To my surprise, it didn't.  He's still convinced it's fuel related.  I'm going to try another approach to this stinking mess then.  There's one thing I've found out over the many years of dealing with people and their vehicles, if the amount of the repair hasn't scared them off, somebody has already given them an even higher price.  So you're either stuck doing what you estimated it, or find a way to solve the problem without them knowing what you're actually going to do.  This time, I'm taking the chance that I'm right, and he's wrong, and have the van cleaned first. 

“Ok, leave it with me; it might take a few days.  I'll find the source of the problem.   As long as you’re willing to put that kind of expense out, I'll remove the odor one way or another,” I told him.

He agreed and with that he left the van.  Before he even drove off, I picked up the phone and called a good friend of mine who owns a carpet cleaning business.  I might save this hard headed owner a lot of cash, grief and down time if I’m right.  Maybe even win over a new customer to boot.

“Hey, bud can you bring your big machine over here, and do a little job for me?” I said to my carpet cleaning friend. 
“Sure tomorrow morning,” he told me.

The next day his crew arrived, and gave the entire interior a super cleaning, windows, trim, seats, carpet, vents, the works. 

“I'd leave the windows open for a day to let it dry out.  But, I think you were right about the smell coming from the carpets.  After years of cleaning stuff like this, you know when you're lifting the smell out.  This was no exception,” my buddy told me, as he packed his things up for the next job.

The interior sparkled like new, smelled fresh as spring meadow; even the air conditioning didn't have that horrible odor in it.  I'm convinced... problem solved.  Now to break the news to the customer.

He was quite skeptical, so it took a bit of unorthodox convincing. “I'll tell you what I'll do,” I proceeded to tell him, “I’ll bet you if you drive it around for a month or so, run a few tanks of gas through it, and make a couple of long trips the smell will stay gone.  After a month you bring it back here, and the two of us are going to inspect it.  If the smell is still there... I'll give you back your money, and do what you originally suggested.  If the smell is gone... you owe me an extra hundred bucks.”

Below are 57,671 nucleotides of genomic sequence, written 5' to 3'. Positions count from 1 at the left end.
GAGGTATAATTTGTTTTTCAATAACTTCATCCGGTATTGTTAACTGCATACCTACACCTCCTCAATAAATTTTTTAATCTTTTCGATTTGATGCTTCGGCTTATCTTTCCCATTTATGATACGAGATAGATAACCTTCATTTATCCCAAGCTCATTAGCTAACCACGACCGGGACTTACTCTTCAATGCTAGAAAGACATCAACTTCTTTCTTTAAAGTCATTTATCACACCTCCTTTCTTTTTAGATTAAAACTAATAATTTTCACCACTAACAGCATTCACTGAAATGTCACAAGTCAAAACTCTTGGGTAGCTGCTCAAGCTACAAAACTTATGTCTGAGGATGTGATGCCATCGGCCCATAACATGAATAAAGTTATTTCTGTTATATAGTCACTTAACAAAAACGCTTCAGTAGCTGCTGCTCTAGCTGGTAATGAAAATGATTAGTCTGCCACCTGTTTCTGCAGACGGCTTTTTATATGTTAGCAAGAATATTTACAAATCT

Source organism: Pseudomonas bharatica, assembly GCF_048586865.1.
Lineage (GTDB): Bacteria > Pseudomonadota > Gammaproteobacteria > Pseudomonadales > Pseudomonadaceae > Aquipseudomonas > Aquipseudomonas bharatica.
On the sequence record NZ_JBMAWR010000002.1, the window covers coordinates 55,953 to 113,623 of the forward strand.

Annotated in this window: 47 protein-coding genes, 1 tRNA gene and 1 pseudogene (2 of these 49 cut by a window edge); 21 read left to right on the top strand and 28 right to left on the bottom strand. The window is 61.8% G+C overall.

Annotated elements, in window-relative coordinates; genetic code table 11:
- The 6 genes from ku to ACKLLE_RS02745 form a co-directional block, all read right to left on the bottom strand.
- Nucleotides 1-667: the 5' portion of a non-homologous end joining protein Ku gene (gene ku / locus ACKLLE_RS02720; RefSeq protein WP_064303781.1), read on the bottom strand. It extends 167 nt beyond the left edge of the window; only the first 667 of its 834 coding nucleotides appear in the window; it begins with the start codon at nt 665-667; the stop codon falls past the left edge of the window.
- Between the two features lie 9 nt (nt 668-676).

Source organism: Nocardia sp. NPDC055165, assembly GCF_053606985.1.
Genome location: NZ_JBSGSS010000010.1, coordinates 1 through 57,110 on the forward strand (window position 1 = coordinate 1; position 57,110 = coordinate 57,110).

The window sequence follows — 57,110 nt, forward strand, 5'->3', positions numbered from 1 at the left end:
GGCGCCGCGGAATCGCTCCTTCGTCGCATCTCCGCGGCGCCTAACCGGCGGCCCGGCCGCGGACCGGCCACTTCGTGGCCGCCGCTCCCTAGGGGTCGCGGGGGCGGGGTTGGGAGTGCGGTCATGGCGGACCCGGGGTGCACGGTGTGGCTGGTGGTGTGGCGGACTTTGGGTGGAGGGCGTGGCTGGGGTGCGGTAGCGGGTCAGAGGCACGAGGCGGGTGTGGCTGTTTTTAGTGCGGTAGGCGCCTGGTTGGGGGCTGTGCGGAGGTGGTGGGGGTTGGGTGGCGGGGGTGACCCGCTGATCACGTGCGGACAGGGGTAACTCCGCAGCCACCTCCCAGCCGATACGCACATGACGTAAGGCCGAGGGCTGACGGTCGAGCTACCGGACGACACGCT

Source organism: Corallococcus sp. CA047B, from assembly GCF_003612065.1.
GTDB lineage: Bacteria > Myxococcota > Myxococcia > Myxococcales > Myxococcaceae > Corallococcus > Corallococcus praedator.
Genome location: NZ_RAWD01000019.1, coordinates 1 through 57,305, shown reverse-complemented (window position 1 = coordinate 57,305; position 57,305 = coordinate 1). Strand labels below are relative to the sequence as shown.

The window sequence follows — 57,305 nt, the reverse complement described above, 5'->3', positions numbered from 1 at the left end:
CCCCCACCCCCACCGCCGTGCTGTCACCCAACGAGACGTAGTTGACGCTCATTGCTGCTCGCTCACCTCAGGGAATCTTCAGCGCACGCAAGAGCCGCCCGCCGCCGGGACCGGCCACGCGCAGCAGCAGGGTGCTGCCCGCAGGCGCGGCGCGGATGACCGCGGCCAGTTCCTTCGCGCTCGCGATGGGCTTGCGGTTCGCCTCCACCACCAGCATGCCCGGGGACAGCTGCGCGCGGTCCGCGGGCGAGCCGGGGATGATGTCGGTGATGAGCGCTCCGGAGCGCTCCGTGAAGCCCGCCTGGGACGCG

He took the bet, and a month later... He made good on the wager.  I thought I'd never see the day this guy would smile, but having that odor out of his van put a grin on his face from ear to ear.  He proudly walked up to me with that big grin, swung his hand down for a firm handshake and handed me that crisp new hundred dollar bill. Seems I've made a new friend for life. 

Several years have passed since then, and he still brings a lot of work to the shop and never misses a chance to refer me to everyone he meets.  Oh, he's still stubborn, head strong and quite brash... but a good guy none the less.  His story of the stinky van and how an even harder headed mechanic stood up to him is still one of his favorites.  As he likes to tell me, “Sometimes, the customer isn't right after all.”